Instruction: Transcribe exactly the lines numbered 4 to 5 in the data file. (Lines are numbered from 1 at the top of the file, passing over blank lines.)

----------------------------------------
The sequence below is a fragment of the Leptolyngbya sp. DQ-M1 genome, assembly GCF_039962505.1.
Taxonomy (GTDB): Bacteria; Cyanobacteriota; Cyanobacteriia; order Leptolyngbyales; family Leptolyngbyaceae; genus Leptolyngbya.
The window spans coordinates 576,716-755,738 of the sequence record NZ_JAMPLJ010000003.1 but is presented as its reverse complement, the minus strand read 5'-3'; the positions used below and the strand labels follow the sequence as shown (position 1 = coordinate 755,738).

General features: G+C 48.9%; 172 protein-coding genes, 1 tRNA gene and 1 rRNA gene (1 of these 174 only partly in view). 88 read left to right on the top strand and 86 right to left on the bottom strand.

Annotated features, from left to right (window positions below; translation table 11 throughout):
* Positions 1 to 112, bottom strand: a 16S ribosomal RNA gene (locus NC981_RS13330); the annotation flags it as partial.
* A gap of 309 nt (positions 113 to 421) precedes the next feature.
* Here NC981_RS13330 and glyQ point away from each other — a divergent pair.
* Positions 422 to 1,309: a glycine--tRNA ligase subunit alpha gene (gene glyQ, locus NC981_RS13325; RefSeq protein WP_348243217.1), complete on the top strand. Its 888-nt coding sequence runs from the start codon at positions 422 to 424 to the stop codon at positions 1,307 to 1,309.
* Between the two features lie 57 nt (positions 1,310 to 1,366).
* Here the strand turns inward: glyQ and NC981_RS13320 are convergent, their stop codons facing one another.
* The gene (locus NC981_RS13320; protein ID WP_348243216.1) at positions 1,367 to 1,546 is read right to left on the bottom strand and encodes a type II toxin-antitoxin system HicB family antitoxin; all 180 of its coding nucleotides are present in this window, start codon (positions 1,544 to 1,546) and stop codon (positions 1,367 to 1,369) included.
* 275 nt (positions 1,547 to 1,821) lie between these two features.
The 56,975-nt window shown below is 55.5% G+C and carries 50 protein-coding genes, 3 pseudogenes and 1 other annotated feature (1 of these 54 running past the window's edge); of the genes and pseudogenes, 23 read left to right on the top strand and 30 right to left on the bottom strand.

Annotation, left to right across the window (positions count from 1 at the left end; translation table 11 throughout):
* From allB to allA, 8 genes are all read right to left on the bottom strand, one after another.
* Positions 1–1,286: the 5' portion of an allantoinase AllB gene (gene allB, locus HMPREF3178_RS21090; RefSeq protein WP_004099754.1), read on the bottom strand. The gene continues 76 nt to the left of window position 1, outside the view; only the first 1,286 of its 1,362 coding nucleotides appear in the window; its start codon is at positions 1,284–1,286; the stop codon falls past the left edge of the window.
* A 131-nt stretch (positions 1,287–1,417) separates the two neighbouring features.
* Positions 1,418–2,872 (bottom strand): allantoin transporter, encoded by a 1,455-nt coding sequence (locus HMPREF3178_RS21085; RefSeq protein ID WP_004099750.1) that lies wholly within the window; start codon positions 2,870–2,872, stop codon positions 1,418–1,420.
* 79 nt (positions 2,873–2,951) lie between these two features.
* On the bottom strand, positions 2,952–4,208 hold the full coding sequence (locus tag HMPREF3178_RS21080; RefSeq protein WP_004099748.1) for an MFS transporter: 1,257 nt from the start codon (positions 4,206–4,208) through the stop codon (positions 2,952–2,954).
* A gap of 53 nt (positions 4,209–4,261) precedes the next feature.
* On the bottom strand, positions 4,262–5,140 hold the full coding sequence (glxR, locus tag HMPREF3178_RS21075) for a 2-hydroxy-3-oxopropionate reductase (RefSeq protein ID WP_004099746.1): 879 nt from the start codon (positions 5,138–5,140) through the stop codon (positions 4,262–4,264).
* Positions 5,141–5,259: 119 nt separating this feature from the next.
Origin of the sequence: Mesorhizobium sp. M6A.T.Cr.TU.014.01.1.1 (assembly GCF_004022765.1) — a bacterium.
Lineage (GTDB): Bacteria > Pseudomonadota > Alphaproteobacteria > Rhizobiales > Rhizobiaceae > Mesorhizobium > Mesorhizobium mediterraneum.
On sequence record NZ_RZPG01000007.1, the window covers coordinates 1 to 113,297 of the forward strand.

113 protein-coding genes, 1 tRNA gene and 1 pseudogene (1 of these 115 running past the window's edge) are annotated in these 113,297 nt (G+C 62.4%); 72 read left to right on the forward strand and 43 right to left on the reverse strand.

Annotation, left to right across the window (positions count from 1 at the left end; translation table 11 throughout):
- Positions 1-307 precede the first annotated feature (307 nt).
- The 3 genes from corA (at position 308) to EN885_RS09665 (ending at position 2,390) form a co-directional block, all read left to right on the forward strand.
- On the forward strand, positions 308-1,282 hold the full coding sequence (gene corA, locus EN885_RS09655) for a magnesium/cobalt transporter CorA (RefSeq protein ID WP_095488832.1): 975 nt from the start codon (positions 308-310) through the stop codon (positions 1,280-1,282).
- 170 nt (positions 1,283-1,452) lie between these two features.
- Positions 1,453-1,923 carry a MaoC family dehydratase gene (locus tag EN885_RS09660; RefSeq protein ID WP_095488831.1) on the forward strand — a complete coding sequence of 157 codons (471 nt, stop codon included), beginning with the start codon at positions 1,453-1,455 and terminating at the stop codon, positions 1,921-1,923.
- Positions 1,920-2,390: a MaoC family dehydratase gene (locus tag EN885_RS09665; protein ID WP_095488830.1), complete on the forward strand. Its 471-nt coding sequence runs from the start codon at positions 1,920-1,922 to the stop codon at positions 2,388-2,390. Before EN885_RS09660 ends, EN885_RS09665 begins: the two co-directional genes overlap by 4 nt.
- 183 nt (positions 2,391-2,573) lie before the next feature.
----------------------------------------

General features: G+C 48.9%; 172 protein-coding genes, 1 tRNA gene and 1 rRNA gene (1 of these 174 only partly in view). 88 read left to right on the top strand and 86 right to left on the bottom strand.

Annotated features, from left to right (window positions below; translation table 11 throughout):